Thursday, 21 January 2016

Bipolar Disorder FAQs Part 1

1. At what age does bipolar disorder typically surface, and why?

 It typically surfaces during early adulthood, usually in the 20s. This is attributed to the natural history of the illness and the real reason is not known.

2. What are symptoms of bipolar disorder, and how are they different from depression? (I understand that bipolar patients experience periods of low moods too, so how to differentiate between the two?) 

Patients with Bipolar suffers from episodes of mania or hypomania and depression. The depressive episodes of Bipolar Disorder are indistinguishable from clinical depression. As such patients who have depressive episodes are first diagnosed with clinical depression and the diagnosis will be revised should an episode of mania or hypomania surface. The symptoms of mania are elevated mood, increased energy, increased self esteem, decreased need for sleep, pressure to keep talking or unusual talkativeness, racing thoughts, distractibility, excessive involvement in harmful activities. The symptoms should last for at least one week. In Hypomania, the symptoms are milder and the duration may be shorter.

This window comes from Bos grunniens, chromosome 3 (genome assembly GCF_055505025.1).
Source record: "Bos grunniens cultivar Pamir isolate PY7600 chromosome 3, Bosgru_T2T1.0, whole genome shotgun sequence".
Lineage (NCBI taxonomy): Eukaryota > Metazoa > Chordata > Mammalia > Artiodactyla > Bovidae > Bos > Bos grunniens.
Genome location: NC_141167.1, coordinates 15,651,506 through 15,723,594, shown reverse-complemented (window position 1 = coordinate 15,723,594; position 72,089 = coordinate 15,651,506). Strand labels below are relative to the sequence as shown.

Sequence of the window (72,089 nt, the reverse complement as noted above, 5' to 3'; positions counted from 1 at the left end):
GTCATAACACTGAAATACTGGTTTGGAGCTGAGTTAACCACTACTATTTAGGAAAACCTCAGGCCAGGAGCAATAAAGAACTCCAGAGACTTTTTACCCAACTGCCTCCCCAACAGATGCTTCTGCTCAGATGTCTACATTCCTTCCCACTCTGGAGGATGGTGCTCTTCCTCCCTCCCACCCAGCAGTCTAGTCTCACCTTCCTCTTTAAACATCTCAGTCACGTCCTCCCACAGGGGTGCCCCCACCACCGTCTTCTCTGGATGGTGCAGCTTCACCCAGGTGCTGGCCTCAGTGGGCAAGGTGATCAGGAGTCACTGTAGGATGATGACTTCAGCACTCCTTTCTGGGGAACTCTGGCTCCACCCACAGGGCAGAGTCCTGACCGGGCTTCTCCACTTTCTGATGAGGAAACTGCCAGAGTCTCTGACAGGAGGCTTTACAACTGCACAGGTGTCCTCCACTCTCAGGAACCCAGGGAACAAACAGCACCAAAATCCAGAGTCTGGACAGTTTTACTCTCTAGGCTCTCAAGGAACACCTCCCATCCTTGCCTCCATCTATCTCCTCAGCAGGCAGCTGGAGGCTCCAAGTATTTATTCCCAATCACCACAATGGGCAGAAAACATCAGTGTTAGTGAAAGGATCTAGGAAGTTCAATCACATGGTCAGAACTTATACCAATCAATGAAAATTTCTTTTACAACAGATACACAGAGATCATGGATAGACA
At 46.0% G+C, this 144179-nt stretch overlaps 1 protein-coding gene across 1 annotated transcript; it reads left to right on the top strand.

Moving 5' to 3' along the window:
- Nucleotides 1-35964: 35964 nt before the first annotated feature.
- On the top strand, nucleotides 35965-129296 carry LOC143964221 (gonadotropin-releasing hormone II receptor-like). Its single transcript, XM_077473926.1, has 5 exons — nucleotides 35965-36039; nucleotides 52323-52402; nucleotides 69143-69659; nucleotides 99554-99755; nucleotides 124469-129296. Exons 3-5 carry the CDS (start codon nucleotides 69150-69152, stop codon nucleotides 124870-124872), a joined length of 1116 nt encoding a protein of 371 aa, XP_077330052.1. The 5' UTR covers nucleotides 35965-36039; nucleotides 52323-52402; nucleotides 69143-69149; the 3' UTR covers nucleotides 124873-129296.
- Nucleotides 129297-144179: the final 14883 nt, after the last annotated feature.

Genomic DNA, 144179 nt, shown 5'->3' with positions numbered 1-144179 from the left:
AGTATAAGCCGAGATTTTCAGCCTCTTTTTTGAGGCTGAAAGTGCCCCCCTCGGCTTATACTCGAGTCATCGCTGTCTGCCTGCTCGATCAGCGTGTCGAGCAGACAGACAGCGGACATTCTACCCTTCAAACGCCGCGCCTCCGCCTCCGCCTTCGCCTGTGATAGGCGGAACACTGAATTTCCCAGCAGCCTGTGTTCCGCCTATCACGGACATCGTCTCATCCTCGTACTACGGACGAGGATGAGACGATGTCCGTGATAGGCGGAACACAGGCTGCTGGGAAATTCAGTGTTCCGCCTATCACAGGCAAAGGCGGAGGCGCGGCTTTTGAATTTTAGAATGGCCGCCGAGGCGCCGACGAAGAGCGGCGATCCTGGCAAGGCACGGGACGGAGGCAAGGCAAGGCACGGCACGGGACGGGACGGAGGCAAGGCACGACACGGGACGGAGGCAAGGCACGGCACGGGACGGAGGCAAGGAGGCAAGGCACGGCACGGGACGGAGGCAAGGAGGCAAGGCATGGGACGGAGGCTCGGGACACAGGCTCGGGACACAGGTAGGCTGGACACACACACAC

3. How quickly can a bipolar patient's mood swing from one extreme to another? What are the triggers for the mood changes? 

 Most bipolar disorder consists of mood episodes, depressive or manic, that typically last weeks to months if not treated. A typical example will be one month of mania followed by three months of depression and the rest of the year is normal mood. However, there are patients who suffer rapid cycling bipolar disorder who cycle four times of more a year. Whilst some patients are thought to cycle even more frequently than that, ie. days to even within a day, this remains controversial. Stresses in life, like work stress or family conflict, can sometimes trigger an episode. Sometimes a period of poor sleep, due to exams or work commitments can also lead to episodes.